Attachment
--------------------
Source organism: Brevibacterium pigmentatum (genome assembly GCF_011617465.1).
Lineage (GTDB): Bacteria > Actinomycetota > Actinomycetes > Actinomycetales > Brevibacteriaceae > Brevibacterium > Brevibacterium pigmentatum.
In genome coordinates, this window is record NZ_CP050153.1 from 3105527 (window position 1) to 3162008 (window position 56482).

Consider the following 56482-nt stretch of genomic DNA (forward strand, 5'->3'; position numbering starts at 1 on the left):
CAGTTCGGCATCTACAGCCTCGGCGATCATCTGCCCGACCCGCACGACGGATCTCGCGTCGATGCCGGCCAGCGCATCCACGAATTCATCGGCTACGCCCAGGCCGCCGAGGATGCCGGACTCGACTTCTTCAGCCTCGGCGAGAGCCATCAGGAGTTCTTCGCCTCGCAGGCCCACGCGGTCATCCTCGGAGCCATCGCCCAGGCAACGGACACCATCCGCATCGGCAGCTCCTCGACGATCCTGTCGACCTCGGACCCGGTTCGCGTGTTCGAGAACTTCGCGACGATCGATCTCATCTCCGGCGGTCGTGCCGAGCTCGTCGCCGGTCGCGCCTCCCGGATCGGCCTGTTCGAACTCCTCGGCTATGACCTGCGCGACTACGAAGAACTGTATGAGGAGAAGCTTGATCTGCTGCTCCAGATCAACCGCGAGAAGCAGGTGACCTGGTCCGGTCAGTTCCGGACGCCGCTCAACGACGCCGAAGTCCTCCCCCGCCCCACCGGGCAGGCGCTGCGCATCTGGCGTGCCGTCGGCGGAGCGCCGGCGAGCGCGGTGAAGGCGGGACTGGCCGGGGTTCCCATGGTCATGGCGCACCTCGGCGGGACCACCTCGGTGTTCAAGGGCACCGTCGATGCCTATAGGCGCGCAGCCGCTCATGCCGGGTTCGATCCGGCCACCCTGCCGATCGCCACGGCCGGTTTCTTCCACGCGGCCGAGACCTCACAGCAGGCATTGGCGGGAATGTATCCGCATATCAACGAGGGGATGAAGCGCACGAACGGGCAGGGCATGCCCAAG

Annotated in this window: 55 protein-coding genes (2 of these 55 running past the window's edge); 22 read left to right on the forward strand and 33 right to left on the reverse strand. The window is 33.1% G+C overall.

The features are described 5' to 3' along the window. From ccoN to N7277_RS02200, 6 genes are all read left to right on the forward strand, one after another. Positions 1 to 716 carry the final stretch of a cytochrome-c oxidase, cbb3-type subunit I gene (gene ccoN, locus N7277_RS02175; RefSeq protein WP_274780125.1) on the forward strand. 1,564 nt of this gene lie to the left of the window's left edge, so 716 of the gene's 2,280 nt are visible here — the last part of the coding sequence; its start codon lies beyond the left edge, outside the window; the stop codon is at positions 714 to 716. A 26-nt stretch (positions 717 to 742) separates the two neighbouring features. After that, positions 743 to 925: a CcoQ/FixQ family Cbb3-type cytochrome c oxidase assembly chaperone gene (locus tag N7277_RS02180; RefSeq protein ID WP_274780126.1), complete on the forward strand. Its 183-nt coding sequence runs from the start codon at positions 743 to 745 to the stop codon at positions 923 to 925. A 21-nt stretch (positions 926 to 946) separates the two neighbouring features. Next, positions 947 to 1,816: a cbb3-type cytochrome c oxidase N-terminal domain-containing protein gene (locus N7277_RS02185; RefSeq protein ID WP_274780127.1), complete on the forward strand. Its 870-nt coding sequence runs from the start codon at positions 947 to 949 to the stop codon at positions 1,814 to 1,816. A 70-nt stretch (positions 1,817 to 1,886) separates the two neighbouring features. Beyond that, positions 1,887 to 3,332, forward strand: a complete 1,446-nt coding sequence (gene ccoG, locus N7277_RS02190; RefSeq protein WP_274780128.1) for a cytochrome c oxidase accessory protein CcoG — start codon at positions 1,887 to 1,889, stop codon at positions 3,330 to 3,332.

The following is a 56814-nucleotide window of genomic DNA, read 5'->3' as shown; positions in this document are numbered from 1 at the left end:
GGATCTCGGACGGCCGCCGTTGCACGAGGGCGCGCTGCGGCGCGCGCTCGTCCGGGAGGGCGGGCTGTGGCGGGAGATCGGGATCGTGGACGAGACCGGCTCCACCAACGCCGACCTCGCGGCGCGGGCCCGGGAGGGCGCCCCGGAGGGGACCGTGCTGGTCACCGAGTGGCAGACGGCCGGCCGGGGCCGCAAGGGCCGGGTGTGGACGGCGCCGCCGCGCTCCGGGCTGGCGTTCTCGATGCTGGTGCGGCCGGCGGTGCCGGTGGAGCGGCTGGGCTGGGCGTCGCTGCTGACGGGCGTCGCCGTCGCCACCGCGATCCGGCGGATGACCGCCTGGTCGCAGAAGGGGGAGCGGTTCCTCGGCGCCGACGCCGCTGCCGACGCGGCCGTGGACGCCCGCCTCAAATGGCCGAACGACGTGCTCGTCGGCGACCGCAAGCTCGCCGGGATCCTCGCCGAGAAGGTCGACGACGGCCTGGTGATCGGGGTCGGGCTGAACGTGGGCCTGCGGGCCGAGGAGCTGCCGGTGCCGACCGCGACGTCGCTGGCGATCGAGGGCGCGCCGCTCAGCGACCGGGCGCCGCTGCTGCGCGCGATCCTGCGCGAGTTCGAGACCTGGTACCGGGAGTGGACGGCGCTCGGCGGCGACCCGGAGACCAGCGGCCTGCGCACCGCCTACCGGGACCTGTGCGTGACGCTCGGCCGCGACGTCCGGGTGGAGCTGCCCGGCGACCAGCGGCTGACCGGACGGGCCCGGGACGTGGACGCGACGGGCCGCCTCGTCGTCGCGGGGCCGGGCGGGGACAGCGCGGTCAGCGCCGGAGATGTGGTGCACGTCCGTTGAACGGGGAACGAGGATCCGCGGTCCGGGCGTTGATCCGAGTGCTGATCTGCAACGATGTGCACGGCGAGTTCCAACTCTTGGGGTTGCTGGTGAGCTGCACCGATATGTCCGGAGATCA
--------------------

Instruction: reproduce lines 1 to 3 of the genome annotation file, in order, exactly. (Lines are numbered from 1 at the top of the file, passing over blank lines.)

Source organism: Brevibacterium pigmentatum (genome assembly GCF_011617465.1).
Lineage (GTDB): Bacteria > Actinomycetota > Actinomycetes > Actinomycetales > Brevibacteriaceae > Brevibacterium > Brevibacterium pigmentatum.
In genome coordinates, this window is record NZ_CP050153.1 from 3105527 (window position 1) to 3162008 (window position 56482).